Chinese ballet comes to NJ State Theatre


The second-most prestigious ballet company in China came to the New Jersey State Theatre yesterday to display a masterpiece of Chinese ballet.

The Shanghai Ballet performed “The Butterfly Lovers,” a four-act, full-length ballet that tells the story of two lovers in fourth-century China who are forbidden to elope and die trying.

It is often called the Chinese analog to William Shakespeare’s “Romeo and Juliet,” according to Christine Chen, the executive director of the American Repertory Ballet.

“The Butterfly Lovers,” which premiered in 2001, combines traditional Chinese and Russian dance movements, Chen said, creating a fusion between Western- and Eastern-style choreography.

“[The ballet is] a traditional Chinese myth [meeting] the story arc of a Western classic like ‘Romeo and Juliet,’” Chen said.

Xin Lili, the artistic director of the Shanghai Ballet and choreographer of “The Butterfly Lovers,” identified this as one of four legendary tales in Chinese culture.

The story takes place during the Jin Dynasty in China during the fourth century, and is comprised of four seasonal acts.

In the first, set in spring, the audience is introduced to Zhu Yingtai, a woman disguising herself as a man so she can attend school. She and a scholarly boy named Liang Shanbo develop a strong attachment.

The second act begins in the summer. Zhu and Liang are walking home, and Zhu, desperate to out herself as a woman, attempts to express her femininity to Liang. She dances suggestively and wears a red veil, which is traditional Chinese bridal wear.

Still, Liang does not realize that Zhu is female. Just as the curtain descends to signal intermission, he has his epiphany and runs after Zhu.

Yet when autumn descends and the third act begins, Zhu is betrothed to a man named Ma Wencai, who bullied students at Zhu and Liang’s school.

Zhu flees from Ma every time he attempts to approach her, and the act’s choreography largely consists of frantic, panicked movements.

Liang then returns to ask Zhu’s father for his permission to marry Zhu. But Liang’s family is not of the requisite social standing, and he is rebuffed. The act concludes as Ma’s servants beat Liang to death.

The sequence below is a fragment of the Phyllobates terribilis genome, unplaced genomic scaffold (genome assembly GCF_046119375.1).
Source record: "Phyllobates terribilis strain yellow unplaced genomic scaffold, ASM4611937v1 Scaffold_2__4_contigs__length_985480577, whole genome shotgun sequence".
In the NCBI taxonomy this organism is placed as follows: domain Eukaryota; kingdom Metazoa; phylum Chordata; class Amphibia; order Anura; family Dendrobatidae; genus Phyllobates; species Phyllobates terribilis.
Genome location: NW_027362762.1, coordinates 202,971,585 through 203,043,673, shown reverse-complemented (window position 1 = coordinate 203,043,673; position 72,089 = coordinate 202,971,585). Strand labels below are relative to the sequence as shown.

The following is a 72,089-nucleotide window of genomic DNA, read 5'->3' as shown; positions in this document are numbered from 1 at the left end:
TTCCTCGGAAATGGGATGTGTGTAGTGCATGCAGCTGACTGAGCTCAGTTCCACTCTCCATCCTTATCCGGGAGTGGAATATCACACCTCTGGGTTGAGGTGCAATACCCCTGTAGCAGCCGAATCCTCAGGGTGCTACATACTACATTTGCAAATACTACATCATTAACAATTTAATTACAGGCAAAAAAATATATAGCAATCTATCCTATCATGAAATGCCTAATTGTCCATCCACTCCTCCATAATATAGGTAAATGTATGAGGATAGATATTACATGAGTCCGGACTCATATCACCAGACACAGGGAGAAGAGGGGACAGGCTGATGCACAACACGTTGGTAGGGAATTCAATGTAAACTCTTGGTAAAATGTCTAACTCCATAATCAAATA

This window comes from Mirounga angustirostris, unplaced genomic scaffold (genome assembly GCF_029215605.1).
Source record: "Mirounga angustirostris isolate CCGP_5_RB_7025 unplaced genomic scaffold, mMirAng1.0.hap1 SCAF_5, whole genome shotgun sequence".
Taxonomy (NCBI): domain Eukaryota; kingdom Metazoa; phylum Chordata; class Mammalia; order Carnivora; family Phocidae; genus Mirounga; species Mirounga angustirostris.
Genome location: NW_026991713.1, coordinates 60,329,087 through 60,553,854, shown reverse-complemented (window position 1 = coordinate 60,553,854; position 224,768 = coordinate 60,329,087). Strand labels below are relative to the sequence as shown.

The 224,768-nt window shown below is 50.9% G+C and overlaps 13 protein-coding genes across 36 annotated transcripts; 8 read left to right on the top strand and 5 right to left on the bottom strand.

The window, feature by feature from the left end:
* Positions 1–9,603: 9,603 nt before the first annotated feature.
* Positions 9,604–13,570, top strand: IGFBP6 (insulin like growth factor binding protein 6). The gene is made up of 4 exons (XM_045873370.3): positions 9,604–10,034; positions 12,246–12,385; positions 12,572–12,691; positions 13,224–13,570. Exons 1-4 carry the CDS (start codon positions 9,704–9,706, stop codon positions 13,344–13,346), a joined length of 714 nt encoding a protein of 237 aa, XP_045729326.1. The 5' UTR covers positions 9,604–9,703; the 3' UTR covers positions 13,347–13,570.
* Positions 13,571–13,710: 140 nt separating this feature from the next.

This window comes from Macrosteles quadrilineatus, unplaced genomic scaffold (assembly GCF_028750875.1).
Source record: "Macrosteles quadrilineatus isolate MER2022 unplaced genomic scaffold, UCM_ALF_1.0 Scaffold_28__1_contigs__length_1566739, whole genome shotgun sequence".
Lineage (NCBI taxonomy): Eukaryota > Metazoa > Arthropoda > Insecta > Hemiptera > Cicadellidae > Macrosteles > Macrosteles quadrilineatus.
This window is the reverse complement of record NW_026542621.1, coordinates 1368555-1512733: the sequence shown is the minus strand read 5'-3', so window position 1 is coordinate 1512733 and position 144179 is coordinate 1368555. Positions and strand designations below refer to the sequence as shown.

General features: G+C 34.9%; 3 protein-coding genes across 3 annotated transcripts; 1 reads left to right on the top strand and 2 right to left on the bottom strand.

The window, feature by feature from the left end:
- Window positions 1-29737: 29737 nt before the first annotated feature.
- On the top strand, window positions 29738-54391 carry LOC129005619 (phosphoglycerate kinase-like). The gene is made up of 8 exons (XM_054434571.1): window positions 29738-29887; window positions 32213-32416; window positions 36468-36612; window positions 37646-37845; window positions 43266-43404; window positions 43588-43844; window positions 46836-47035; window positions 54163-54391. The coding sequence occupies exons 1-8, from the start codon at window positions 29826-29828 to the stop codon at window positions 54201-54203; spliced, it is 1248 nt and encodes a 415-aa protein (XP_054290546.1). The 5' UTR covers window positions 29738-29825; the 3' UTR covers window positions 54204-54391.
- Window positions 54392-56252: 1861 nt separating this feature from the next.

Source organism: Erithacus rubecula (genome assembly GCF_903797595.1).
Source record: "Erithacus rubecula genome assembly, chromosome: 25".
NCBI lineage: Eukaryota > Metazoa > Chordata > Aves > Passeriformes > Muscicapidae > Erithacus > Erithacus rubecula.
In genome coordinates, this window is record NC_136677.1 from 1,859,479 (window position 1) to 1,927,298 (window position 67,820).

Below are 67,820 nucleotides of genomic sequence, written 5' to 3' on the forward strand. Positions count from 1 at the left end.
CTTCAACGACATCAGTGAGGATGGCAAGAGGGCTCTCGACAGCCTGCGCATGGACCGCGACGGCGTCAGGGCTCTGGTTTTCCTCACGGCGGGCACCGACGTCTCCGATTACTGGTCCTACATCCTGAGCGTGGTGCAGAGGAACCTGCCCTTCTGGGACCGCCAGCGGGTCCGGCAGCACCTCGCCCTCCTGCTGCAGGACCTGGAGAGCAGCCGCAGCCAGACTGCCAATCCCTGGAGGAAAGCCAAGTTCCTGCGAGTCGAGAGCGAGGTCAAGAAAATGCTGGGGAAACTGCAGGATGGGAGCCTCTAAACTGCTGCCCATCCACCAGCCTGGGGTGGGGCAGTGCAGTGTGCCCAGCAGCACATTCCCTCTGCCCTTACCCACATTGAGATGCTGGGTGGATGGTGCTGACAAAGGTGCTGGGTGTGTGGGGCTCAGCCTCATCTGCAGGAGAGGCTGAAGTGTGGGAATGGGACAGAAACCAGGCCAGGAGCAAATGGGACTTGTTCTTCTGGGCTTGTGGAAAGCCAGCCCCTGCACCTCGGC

“The physicality of the dancers is really important to conveying the characters,” Chen said. “The physicality of the dancers tells the personalities and the stories.”

In the fourth and final act, set in the winter, Zhu has fled her marriage ceremony and throws her veil aside as she embraces Liang’s grave.

After an elaborate dance, Zhu, flanked by several female dancers, commits suicide just as Juliet does when she believes her union with Romeo is impossible.

“When Zhu takes her own life, she does these … bourrées,” Chen said. “Juliet does that a lot in ‘Romeo and Juliet’ when she’s in her poison scene. It kind of conveys this panicked sensibility, but also something out of control.”

Unlike Shakespeare’s classic tragedy, and despite the deaths of the two lovers, “The Butterfly Lovers” ends happily.

In the ballet’s final scene, Liang and Zhu are reincarnated as butterflies in the springtime, and are permitted to be together in this form.

Chen said the cycle of the seasons symbolizes the development of the young lovers’ affection. It buds in the springtime, is in full bloom during the summer, begins to break down in the fall, dies during the winter and is reborn when spring returns.

Lili said she did not attempt to infuse the ballet with Chinese choreography, but the physical nature of the performers necessitated a non-Western style.

“Although we don’t deliberately set out to bring a Chinese influence to our ballet … Chinese bodies are different,” she said in an interview at the McCallum Theatre Institute in October. “I think Chinese dancers bring a new delicacy, different qualities and sensibilities to this Western art.”

Chen said much of the Western influence in Chinese ballet is the result of Russian dancers’ emigration to China following the creation of the Soviet Union.

Artistic expression was stifled during Mao Zedong’s Cultural Revolution, but Lili said China’s present situation is markedly different.

“Now it is very different,” she said. “Now the arts are for everyone — not just workers, farmers and soldiers.”

Because the world is familiar with the art form of ballet, Chen said, it is a convenient avenue to present Chinese culture and history to a large audience.

Though not an avid supporter of ballet, Chris Price, a School of Arts and Sciences junior, was impressed with the show’s representation of Chinese culture.

“The ballet was entertaining,” Price said. “As a person who loves theater, I appreciated how colorful the show was. From the backdrops to the costumes and then to the big movements of the show, everything just seemed really vibrant.”


By Charlie Melman

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